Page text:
Essential Gratitude by Andrea Potos

Sometimes it just stuns you
like an arrow flung from some angel’s wing.
Sometimes it hastily scribbles
a list in the air: black coffee,
thick new books,
your pillow’s cool underside,
the quirky family you married into.

It is content with so little really;
even the ink of your pen along
the watery lines of your dimestore notebook
could be a swiftly moving prayer.

Essential Gratitude

Here is a poet, new to me, who captures in so few words a brief message of appreciation. Gratitude is a quality that cannot be expressed too often and she does so without even using the word beyond the title.

Sometimes it just stuns you / like an arrow flung from some angel’s wing. This is how thankfulness can pierce us, take our breath away, the sudden realization of what we are given in any moment. Your list will likely be different but I imagine you will recognize at least one of these small but significant items – on these hot nights, turning my pillow over for the momentary coolness is truly a gift.

The point is, gratitude is content with so little really. There are so many opportunities in a day to notice and give thanks, our words becoming a swiftly moving prayer. This recognition is essential, this appreciation for the ordinary as well as the exceptional aspects of life.

When you feel the touch of an angel’s wing today may you be awakened into a renewed appreciation for the gift of being alive.

Relax by Ellen Bass

Bad things are going to happen.
Your tomatoes will grow a fungus
and your cat will get run over.
Someone will leave the bag with the ice cream
melting in the car and throw
your blue cashmere sweater in the drier.
Your husband will sleep
with a girl your daughter’s age, her breasts spilling
out of her blouse. Or your wife
will remember she’s a lesbian
and leave you for the woman next door. The other cat —
the one you never really liked — will contract a disease
that requires you to pry open its feverish mouth
every four hours. Your parents will die.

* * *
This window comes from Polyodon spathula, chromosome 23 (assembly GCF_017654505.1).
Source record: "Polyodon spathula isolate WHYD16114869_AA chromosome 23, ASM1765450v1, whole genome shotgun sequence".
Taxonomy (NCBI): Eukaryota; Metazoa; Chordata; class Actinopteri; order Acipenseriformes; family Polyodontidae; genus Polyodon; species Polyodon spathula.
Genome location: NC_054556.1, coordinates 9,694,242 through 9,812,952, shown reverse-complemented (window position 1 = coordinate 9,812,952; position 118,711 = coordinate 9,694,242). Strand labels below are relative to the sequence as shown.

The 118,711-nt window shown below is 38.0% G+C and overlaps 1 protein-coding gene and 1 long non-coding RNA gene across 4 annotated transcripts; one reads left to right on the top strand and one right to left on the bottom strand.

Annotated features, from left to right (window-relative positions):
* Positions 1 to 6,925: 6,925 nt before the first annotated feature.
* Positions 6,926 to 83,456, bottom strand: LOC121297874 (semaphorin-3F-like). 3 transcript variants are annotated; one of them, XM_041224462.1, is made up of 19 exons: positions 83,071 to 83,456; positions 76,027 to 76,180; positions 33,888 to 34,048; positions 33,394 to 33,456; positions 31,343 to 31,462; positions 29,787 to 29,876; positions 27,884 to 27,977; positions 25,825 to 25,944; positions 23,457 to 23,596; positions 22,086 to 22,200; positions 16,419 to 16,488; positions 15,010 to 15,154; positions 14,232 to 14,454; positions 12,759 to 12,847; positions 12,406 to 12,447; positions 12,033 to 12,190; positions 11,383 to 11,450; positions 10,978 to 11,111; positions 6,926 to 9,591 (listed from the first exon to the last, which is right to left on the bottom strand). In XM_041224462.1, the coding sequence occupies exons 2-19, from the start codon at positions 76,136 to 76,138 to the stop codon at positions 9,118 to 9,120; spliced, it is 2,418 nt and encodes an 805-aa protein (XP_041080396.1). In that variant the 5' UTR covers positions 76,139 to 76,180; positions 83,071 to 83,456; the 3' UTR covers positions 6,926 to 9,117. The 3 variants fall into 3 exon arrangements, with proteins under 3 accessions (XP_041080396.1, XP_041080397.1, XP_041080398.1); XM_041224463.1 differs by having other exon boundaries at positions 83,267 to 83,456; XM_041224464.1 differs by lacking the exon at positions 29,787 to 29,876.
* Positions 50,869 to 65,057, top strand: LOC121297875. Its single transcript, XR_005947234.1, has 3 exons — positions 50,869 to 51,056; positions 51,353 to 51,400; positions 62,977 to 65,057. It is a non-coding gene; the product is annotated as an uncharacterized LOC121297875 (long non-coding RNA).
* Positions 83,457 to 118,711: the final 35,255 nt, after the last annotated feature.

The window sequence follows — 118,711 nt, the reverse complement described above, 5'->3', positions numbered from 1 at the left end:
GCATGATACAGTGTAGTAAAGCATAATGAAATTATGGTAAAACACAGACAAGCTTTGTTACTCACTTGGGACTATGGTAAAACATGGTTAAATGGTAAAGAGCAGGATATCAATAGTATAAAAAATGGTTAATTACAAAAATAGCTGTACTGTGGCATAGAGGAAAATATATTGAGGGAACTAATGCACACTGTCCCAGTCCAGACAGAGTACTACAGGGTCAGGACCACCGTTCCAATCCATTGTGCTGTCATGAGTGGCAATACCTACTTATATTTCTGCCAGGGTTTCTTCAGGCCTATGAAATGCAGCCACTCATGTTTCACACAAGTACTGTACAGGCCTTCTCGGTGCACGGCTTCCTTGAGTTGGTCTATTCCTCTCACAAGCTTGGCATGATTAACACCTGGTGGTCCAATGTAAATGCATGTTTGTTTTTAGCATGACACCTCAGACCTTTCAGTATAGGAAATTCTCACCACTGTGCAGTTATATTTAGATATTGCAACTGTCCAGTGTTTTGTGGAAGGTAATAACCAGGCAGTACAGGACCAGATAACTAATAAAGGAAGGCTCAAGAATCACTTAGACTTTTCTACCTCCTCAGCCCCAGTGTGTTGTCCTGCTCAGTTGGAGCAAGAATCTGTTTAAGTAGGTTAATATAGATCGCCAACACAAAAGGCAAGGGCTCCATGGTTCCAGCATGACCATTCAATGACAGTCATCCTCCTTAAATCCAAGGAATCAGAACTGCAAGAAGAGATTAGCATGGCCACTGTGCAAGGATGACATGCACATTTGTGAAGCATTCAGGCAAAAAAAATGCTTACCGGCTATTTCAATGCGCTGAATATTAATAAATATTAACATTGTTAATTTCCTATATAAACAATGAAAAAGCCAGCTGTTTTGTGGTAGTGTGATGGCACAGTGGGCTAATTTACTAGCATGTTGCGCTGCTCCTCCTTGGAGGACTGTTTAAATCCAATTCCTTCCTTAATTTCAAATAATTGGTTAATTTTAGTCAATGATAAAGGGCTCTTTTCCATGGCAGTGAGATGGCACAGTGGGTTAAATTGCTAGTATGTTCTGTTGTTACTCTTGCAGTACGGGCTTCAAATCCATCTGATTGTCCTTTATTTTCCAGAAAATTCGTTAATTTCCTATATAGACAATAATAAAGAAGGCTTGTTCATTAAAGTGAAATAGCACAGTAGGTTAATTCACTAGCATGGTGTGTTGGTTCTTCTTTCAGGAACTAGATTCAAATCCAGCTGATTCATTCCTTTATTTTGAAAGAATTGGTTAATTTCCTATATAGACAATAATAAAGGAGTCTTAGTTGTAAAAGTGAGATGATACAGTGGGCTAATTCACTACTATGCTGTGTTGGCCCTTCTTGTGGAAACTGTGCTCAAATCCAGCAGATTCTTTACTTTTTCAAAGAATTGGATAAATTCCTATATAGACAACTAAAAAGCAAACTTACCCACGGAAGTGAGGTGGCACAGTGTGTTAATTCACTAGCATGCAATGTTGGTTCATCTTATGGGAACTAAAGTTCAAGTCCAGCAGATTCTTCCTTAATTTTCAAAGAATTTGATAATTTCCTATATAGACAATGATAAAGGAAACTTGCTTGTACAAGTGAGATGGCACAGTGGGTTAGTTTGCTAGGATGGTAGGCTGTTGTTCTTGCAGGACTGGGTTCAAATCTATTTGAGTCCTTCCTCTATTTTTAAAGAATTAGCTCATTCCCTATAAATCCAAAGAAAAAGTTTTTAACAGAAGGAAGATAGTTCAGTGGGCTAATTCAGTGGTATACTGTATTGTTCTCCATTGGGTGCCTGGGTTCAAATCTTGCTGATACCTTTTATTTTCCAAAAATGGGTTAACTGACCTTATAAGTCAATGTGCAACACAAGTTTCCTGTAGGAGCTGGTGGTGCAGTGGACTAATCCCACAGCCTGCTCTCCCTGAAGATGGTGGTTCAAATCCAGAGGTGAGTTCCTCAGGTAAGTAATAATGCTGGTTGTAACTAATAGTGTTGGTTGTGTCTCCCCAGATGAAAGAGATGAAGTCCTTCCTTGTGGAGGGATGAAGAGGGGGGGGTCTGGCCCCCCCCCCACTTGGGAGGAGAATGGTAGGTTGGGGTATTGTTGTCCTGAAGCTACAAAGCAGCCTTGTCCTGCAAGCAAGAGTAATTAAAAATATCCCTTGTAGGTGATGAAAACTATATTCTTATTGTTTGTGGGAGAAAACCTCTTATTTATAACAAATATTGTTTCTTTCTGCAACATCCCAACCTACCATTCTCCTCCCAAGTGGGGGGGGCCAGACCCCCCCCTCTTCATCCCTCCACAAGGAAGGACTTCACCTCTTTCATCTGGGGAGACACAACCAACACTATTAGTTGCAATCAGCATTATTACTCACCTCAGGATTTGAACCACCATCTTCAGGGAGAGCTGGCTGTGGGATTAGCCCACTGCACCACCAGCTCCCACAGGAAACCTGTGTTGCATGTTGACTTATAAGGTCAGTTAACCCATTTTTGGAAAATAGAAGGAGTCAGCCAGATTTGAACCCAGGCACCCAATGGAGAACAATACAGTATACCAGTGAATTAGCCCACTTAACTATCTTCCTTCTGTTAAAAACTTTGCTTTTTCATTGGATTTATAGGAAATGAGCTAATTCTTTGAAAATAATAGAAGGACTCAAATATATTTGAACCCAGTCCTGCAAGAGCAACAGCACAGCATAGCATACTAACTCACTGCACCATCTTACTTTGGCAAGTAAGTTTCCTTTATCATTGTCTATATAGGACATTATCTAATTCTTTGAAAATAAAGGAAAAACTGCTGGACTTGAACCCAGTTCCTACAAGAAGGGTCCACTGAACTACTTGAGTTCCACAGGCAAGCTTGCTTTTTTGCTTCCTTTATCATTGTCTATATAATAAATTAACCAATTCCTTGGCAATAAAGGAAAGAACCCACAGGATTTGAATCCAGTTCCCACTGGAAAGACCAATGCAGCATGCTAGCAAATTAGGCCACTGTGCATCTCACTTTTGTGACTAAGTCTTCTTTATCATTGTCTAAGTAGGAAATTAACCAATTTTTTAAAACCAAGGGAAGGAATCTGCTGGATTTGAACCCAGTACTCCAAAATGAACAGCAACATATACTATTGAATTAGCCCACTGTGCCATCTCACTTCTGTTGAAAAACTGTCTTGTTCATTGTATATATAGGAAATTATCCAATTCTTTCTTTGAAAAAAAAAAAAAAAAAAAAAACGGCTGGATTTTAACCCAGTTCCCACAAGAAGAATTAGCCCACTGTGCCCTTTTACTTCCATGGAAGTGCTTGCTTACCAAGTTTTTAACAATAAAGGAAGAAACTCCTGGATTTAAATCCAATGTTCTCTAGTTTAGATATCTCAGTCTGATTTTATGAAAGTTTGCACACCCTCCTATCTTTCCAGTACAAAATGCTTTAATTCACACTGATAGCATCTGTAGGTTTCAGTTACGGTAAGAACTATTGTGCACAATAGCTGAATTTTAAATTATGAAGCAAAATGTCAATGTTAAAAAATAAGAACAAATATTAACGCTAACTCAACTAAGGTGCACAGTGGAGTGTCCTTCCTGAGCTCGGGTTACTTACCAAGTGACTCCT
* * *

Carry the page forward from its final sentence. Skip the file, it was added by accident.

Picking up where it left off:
No matter how many vitamins you take,
how much Pilates, you’ll lose your keys,
your hair and your memory. If your daughter
doesn’t plug her heart
into every live socket she passes,
you’ll come home to find your son has emptied
the refrigerator, dragged it to the curb,
and called the used appliance store for a pick up — drug money.
There’s a Buddhist story of a woman chased by a tiger.
When she comes to a cliff, she sees a sturdy vine
and climbs half way down. But there’s also a tiger below.
And two mice — one white, one black — scurry out
and begin to gnaw at the vine. At this point
she notices a wild strawberry growing from a crevice.
She looks up, down, at the mice.
Then she eats the strawberry.
So here’s the view, the breeze, the pulse
in your throat. Your wallet will be stolen, you’ll get fat,
slip on the bathroom tiles of a foreign hotel
and crack your hip. You’ll be lonely.
Oh taste how sweet and tart
the red juice is, how the tiny seeds
crunch between your teeth.


One of my favourite poets, Ellen Bass writes compellingly about the challenges of life, always leaving us with an uplift. Right from the first line we are told: Bad things are going to happen. And then she goes on to imagine everything from fungus on your tomatoes to melted ice cream to a shrunken cashmere sweater. From there it is errant husbands or wives, heartbreaking daughters and sons, cat disease and death, loss of your keys, your hair, and your memory. Anything sounding familiar to you here?

Then she introduces the Buddhist story you’ve probably heard – the woman trapped by a tiger above and below, the yin and yang mice gnawing the vine as the woman sees a perfect wild strawberry. So here’s the view, the breeze, the pulse / in your throat. This is it, the truth that all these things can happen. And, you can still eat the strawberry, taste the juice and feel how the tiny seeds crunch between your teeth.

Here is the choice: to seize the present moment, to see the gifts before us especially when life is difficult. As Ellen herself says in a 2014 interview: And to praise this gorgeous, tender, terrifying life that is ours for just a second or two.

It’s strawberry season friends – no time like the present to practice. Relax.